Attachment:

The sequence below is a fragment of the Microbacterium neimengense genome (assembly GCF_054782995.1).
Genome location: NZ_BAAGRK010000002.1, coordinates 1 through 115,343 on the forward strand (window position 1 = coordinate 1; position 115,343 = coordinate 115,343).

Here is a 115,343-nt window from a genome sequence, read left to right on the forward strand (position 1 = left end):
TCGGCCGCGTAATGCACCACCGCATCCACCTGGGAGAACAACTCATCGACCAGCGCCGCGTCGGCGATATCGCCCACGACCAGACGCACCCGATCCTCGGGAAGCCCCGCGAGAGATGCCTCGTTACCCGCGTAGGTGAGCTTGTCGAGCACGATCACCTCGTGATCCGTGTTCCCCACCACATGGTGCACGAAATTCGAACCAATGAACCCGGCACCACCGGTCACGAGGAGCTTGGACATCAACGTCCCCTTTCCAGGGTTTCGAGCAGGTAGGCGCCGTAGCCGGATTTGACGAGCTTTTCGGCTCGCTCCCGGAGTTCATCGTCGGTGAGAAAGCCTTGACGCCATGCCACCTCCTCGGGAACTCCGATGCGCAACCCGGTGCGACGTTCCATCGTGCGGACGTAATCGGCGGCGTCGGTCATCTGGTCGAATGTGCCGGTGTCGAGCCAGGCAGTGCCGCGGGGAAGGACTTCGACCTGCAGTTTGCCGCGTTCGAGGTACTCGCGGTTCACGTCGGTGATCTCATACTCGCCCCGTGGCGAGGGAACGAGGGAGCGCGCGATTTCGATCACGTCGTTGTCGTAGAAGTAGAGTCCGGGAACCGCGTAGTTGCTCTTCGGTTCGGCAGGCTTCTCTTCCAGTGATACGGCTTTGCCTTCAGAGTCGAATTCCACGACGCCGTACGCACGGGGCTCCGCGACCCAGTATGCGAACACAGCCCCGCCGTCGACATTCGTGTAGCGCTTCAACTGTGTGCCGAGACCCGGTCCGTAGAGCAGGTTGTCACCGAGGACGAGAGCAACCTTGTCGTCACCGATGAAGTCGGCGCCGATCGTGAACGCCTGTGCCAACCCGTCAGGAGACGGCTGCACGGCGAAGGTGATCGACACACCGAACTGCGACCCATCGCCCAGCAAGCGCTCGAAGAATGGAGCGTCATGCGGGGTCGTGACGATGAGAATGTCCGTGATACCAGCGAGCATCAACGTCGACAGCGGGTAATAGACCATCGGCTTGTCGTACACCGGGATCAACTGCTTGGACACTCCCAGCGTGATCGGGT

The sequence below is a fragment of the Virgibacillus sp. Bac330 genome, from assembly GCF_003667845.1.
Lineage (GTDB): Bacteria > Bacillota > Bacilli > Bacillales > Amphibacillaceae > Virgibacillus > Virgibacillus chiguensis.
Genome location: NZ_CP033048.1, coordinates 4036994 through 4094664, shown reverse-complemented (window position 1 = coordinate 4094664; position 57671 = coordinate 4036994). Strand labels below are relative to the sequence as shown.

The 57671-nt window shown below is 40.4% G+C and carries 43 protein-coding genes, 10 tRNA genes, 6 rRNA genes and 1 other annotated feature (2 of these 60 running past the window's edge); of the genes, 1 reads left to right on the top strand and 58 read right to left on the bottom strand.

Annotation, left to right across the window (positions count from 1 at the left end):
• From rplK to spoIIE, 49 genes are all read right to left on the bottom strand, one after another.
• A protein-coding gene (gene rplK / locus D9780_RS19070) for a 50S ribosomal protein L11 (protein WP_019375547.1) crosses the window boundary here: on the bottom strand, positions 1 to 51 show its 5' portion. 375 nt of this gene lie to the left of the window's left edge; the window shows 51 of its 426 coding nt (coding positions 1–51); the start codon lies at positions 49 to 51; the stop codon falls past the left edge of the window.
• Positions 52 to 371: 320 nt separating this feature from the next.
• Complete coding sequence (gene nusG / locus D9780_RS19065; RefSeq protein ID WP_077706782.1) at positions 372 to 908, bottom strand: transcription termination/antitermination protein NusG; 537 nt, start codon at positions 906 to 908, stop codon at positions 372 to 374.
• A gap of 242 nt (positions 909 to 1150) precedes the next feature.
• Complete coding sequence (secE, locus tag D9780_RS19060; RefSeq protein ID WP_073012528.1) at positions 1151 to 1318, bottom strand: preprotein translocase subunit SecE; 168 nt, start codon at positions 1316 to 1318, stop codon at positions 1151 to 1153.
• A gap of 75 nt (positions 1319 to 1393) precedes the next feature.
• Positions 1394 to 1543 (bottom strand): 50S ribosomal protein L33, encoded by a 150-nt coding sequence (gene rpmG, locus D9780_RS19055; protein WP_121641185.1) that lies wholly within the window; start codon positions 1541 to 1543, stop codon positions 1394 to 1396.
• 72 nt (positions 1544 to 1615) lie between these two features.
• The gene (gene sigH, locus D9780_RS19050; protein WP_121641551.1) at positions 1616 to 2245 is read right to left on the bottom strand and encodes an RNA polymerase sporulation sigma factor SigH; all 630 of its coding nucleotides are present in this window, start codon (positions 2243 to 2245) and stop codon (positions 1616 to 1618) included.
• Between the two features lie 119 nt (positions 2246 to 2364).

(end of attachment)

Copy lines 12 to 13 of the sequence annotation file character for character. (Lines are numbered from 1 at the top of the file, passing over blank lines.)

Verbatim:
• Positions 52 to 371: 320 nt separating this feature from the next.
• Complete coding sequence (gene nusG / locus D9780_RS19065; RefSeq protein ID WP_077706782.1) at positions 372 to 908, bottom strand: transcription termination/antitermination protein NusG; 537 nt, start codon at positions 906 to 908, stop codon at positions 372 to 374.